For the purposes of distributing a pension, the pension is given a present value (PV) and added to the couple’s balance sheet. Alternatively, the pension benefit can be split at distribution at the retirement of the breadwinner. If the pension is substantial, this warrants utilizing an actuary to value said pension. As with the stock options, PSUs, etc., what is earned after the divorce goes solely to the breadwinner.
In a shared pension, a wife cannot access pension benefit payments until the husband does. This happens when the husband enters retirement.
Dealing with Splitting a Home During Divorce
It can be argued that changing the title of a property is easy. What’s more complex is updating a mortgage.
If both spouses are on the mortgage, then updating a mortgage can be a challenge. For this, the presenting advisor offers a couple of alternatives. Firstly, if both spouses are on the mortgage, see if the mortgage lender will let one spouse assume the mortgage. This helps to protect the other spouse’s credit. For example, were the wife to assume the mortgage, the husband’s credit score would not be at stake should the wife to fail to make timely mortgage payments.
If the non-working spouse assuming the mortgage is not possible, find out if the working spouse is okay with the non-working spouse staying on the property and being responsible for the payment. This risks the working spouse (no longer in the residence) subjecting themselves to credit risk if the non-working spouse fails to pay the mortgage.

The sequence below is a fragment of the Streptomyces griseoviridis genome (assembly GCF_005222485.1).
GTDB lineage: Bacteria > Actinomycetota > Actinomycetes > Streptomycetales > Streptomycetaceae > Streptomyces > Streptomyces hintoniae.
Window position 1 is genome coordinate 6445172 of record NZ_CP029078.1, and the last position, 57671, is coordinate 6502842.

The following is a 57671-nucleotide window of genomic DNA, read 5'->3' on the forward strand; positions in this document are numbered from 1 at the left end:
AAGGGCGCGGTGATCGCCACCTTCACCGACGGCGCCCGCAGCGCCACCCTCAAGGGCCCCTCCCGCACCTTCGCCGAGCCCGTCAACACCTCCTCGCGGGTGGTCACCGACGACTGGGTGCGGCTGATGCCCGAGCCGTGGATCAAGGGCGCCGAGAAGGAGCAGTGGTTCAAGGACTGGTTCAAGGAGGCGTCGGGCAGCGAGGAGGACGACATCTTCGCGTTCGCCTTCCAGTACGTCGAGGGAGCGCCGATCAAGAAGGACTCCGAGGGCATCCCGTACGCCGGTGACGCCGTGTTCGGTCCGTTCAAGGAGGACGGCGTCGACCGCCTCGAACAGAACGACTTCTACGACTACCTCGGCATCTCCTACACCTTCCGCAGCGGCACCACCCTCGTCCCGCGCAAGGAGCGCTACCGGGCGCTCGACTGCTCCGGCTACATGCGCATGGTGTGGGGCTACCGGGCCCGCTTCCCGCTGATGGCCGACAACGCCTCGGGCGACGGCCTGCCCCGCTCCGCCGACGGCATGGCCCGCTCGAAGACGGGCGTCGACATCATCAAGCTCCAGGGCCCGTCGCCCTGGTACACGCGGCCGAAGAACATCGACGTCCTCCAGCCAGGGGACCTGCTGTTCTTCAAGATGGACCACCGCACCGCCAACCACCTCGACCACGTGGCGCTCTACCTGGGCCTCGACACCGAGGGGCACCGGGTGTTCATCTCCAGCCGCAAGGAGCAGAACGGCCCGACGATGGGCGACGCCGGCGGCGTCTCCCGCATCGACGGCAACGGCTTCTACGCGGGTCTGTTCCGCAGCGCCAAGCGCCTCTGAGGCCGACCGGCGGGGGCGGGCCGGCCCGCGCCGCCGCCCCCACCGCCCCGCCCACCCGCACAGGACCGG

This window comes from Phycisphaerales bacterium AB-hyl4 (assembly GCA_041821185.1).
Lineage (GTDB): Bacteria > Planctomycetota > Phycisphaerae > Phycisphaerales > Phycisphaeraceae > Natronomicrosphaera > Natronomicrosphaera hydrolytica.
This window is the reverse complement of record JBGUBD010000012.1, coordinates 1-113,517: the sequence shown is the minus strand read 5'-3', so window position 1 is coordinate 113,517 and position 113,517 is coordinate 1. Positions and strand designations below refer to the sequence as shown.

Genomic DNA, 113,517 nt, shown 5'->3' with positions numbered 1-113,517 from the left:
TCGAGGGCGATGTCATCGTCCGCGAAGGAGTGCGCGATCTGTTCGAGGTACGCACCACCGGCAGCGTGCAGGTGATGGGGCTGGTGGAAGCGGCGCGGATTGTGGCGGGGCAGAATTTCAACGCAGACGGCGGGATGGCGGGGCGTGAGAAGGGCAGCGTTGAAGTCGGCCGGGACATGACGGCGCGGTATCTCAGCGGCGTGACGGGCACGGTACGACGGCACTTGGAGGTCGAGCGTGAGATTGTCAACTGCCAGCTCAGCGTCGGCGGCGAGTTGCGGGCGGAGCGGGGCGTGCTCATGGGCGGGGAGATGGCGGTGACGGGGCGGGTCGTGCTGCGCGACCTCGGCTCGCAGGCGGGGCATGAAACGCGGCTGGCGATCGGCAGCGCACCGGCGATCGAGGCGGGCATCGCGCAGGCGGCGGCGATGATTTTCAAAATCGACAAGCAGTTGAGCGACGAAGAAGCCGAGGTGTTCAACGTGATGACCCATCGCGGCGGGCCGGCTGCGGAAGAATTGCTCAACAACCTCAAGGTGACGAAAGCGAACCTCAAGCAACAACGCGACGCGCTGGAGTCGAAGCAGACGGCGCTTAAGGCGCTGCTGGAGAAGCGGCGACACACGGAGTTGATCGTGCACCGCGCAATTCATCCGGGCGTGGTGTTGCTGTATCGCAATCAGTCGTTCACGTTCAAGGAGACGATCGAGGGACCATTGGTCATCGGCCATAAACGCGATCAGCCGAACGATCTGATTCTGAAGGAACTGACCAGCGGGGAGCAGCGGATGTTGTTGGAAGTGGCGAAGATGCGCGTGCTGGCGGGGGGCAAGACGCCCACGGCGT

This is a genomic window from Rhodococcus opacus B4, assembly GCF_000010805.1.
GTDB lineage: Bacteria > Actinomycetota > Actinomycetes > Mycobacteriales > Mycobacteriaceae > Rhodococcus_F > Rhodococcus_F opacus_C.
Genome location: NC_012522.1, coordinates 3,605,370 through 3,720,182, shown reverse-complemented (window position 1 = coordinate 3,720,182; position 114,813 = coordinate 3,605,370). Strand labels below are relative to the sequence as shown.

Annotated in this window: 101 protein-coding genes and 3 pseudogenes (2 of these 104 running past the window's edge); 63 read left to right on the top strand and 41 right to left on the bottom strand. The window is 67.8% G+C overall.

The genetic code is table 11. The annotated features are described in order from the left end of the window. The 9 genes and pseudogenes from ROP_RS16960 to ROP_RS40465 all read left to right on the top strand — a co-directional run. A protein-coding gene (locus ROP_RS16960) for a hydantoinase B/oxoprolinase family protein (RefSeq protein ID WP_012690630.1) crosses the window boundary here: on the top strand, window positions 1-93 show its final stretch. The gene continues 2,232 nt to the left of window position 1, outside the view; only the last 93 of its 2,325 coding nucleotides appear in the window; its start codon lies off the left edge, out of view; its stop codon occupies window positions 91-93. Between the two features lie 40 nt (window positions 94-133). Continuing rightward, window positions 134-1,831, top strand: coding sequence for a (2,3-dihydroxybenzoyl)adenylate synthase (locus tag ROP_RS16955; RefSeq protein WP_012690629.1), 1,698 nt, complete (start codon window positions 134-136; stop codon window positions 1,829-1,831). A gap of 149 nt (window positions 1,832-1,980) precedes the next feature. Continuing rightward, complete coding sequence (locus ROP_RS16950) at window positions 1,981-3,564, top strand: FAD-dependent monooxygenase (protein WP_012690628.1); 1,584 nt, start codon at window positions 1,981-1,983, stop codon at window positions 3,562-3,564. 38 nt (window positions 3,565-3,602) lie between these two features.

Valuing a Home During a Divorce
Additionally challenging is determining the value of a residential property. Use a neutral third-party to appraise the value of a home. The advisor adds that it would be inappropriate if the appraiser was a friend of either spouse.
One final note on splitting assets: a husband is usually emotionally tied to a pension, and his wife is emotionally tied to their physical home.
Personal Use Assets
The joint CFP® CDFA designee classifies personal use assets as the cars, the couches, and even the miscellaneous sentimental ornaments. She cautions that there can be a lot of emotion tied to these assets – even though their dollar value may be relatively limited. For this reason, you want to encourage clients to move through the process of dividing personal use assets quickly. Otherwise, clients will literally pay for it in the form of increased legal fees. And that simply doesn’t make sense.
One way to speed up the process of splitting up personal use assets is to simply treat these items like anything else on the clients’ balance sheet. Value the item as the market would.
Valuing Personal Use Assets in Divorce
The only caveat here is to make sure that you’re using the same metric. If the item in question is a car, make sure both clients are using Kelly Blue Book to determine the value of a vehicle. This works better than the husband using Kelly Blue Book, and the wife using Edmunds, etc.
Liquidity Needs in a Divorce
72(t)(2) to Help with Cash Needs in Divorce
You may have heard of the 72(t)(2)(A)(iv) provision of the tax code – allowing an individual to remove funds from their tax-advantaged retirement account while avoiding the early redemption penalty. But have you heard of the 72(t)(2)(C)? I hadn’t – and certainly don’t remember that being in the CFP® curriculum.